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I have a burned diode with no markings any direction? Answered

This analog multi-meter has a bad diode I cannot identify. Can anybody help?



2 months ago

This person has asked if anyone knows how to identify this diode.

NOT how to go out and buy a whole new device.

Some people fail to help when all they can offer is to buy new and throw away. Need more free thinkers in this world.

Those resistors nearby the diode are precision resistors, and i will BET some of them are fried also! The meter is TOAST. it is not worth repairing. If you go to harbor freight tools, they sell a DANDY little digital voltmeter for FOUR dollars! With the DIGITAL meter, you can make mistakes like measuring VOLTAGES when the meter is set for OHMS! you cant do that EVER.... not even for ONE SECOND using an analog meter. thats very likely what happened to your meter. Unfortunately, it is also very likely that the METER MOVEMENT (pointer mechanism) is burned out also. you can check that by using a GOOD meter set to the OHMS function. touch probes to the meter movement terminals...and see if meter needle deflects at all. if it doesn't, the meter movement is also toasted. FRAMISTAN...

Why not take a trip to your local electronics components store and see what they say? I imagine it's going to be rated at the highest voltage that your multi-meter is designed to take. Other than that, I'm quite at a loss. btw a new multimeter costs just a few quid - seriously - would you want to spend on a diode where safety has already been compromised? (ie other componenets may also have been burned but you cannot see it). It's a sad reflection on our throw-away society, but I'd rather do that than expose myself to any needless risk.

Replace the meter, scavenge the old one for parts? The meter itself (the dial) is likely still good...

have you noticed above the sears logo it says "fuse and diode protection" pmsl! maybe you can just take it back to sears as it is and ask for a replacement? or try www3.sears.com and www.sears.com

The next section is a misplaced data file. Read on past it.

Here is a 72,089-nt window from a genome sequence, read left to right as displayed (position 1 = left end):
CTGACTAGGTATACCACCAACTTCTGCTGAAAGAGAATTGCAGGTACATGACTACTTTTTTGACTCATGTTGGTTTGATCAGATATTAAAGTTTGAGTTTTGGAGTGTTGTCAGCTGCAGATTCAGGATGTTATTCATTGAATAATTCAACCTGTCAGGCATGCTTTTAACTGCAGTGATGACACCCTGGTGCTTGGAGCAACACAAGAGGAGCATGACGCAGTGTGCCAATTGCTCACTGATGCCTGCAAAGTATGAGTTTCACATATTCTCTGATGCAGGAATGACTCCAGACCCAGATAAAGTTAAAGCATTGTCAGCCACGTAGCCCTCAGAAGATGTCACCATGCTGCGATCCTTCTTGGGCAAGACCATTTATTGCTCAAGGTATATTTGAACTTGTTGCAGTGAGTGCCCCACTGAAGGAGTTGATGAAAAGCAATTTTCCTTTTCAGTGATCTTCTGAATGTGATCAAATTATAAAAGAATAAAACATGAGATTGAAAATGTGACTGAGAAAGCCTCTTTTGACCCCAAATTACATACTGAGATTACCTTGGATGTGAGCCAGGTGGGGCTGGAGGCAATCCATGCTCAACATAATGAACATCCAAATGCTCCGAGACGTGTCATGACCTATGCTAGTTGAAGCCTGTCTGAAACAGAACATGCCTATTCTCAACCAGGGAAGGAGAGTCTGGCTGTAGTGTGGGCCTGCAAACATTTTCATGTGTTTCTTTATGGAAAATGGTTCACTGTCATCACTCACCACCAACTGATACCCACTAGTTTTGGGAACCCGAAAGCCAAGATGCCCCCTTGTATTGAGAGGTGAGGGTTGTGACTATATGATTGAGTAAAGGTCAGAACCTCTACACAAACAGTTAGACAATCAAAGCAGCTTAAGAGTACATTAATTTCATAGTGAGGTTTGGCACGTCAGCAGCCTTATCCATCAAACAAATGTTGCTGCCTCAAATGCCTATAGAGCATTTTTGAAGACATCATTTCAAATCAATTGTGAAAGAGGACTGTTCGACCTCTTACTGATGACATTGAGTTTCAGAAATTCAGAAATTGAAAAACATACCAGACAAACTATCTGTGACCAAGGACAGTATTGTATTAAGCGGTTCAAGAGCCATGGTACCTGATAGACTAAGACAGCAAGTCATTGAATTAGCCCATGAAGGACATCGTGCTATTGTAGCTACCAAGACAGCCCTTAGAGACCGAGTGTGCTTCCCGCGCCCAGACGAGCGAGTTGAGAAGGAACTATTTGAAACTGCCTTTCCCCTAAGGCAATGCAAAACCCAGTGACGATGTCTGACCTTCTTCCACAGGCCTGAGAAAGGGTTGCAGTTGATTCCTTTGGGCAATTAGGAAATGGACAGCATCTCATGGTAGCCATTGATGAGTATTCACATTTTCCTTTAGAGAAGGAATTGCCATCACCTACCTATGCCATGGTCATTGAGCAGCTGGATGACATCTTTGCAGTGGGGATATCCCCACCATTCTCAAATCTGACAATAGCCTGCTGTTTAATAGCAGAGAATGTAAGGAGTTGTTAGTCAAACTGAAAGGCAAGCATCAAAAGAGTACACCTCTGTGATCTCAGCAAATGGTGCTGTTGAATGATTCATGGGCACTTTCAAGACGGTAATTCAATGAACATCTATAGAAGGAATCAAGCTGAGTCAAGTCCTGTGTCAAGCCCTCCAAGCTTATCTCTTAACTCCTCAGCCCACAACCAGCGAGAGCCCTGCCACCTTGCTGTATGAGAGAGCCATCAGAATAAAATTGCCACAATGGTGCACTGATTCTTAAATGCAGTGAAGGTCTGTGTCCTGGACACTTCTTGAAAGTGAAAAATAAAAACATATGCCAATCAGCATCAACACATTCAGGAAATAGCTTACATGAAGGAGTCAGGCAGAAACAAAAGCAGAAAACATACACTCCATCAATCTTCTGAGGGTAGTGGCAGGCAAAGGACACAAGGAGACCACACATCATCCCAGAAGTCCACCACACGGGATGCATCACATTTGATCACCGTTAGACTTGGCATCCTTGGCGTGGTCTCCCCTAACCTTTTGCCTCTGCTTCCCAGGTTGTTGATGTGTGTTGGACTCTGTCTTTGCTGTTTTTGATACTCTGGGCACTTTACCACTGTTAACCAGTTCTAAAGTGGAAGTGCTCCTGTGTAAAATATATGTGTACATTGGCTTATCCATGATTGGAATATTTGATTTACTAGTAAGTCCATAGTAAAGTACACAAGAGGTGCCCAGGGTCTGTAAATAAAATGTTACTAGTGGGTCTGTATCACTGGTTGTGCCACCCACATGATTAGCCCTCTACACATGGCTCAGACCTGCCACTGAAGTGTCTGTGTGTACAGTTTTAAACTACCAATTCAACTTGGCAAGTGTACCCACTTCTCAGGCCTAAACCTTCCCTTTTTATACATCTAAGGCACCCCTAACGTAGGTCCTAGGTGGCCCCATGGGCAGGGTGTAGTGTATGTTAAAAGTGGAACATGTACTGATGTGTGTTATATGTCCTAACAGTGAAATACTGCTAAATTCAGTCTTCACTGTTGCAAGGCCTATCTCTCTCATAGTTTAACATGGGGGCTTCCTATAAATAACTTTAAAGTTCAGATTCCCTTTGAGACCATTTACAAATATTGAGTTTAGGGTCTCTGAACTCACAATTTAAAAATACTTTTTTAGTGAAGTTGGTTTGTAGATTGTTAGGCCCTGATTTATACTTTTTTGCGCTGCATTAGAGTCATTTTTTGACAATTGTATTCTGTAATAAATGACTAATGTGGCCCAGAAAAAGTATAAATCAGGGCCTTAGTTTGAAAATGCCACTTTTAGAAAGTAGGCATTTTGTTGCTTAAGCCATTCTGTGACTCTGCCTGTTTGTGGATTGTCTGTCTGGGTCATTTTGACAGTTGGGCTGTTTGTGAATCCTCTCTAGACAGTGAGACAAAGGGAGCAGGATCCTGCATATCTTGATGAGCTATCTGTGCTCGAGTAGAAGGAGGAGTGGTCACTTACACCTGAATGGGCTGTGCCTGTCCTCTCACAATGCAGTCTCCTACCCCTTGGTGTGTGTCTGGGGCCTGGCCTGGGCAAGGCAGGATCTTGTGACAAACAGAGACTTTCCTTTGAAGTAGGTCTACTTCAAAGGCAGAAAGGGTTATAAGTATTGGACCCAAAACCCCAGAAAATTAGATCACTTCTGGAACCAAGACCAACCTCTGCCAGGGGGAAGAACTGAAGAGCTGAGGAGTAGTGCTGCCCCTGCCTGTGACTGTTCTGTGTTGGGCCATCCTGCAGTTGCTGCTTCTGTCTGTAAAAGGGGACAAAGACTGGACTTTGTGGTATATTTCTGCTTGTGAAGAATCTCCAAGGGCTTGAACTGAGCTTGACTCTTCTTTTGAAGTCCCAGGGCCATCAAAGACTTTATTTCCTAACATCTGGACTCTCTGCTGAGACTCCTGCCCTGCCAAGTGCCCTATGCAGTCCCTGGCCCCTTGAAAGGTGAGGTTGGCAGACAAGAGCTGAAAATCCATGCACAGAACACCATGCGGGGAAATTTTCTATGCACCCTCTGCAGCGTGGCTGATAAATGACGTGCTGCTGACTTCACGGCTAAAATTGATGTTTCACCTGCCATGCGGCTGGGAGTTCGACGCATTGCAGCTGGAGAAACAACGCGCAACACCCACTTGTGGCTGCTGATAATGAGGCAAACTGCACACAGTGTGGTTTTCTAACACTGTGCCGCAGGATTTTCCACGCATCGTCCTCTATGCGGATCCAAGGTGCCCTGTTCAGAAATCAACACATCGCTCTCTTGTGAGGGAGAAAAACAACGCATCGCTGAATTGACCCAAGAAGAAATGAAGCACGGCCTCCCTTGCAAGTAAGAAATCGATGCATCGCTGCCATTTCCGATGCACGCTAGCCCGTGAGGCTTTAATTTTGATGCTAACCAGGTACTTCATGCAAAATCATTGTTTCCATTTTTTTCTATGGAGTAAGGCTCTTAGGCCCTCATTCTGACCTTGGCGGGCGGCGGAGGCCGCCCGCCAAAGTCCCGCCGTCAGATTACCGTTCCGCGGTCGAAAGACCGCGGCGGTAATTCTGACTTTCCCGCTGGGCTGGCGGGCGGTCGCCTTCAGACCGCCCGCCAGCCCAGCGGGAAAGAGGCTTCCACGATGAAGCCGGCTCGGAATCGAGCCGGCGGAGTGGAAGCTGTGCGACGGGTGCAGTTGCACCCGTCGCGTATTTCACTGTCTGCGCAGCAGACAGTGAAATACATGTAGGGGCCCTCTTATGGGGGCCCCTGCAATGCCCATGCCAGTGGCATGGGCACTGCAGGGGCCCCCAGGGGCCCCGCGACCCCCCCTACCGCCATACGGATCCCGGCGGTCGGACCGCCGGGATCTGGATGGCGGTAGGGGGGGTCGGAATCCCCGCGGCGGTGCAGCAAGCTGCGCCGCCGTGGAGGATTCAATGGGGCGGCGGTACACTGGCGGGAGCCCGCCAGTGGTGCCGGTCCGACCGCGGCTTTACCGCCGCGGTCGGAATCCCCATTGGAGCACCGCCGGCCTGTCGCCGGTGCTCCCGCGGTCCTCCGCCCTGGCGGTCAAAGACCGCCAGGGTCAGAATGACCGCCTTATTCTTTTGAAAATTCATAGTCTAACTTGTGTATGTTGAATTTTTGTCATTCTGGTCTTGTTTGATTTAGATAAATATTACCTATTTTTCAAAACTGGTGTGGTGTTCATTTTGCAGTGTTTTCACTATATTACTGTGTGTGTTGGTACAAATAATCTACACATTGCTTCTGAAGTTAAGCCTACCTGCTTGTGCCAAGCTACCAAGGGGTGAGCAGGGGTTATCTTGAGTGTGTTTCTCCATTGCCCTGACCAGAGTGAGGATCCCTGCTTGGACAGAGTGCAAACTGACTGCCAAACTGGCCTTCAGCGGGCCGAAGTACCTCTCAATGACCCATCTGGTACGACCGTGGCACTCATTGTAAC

8 years ago

Looks like a plain old diode to me. Try a 1n4007 in there.

You must have checked 110 with the ohms setting on. You must not still have the manual do you? It probably has a diagram in the back, but they don't usually identify parts very well. Use those two diodes next to where the burned one was. It might be the same type. Go to RS and buy several different kinds. Try them in the circuit and see if you get lucky. Are there any other numbers? I couldn't find anything using the number on the front. You can get manuals from Sears for almost everything they ever sold.

At a guess, from looking at your pictures, it's another one like the two just below it on the PCB. Note the bit of yellow "goo" atop the missing diode's graphic on the PCB. It almost appears that the diode's marking came off onto the PCB when it failed.

It almost looks like a fuse...but there's a replaceable fuse already in the unit. really peculiar. Can you highlight on the unit where it came out of? I'm guessing the 'burnt looking section with no component in the 2 holes'.

It appears to be the area at the upper right hand corner of the PCB

I also notice the pcb is heavily (and usefully) marked with component values (look near the resistors) - what markings are near where the diode used to be?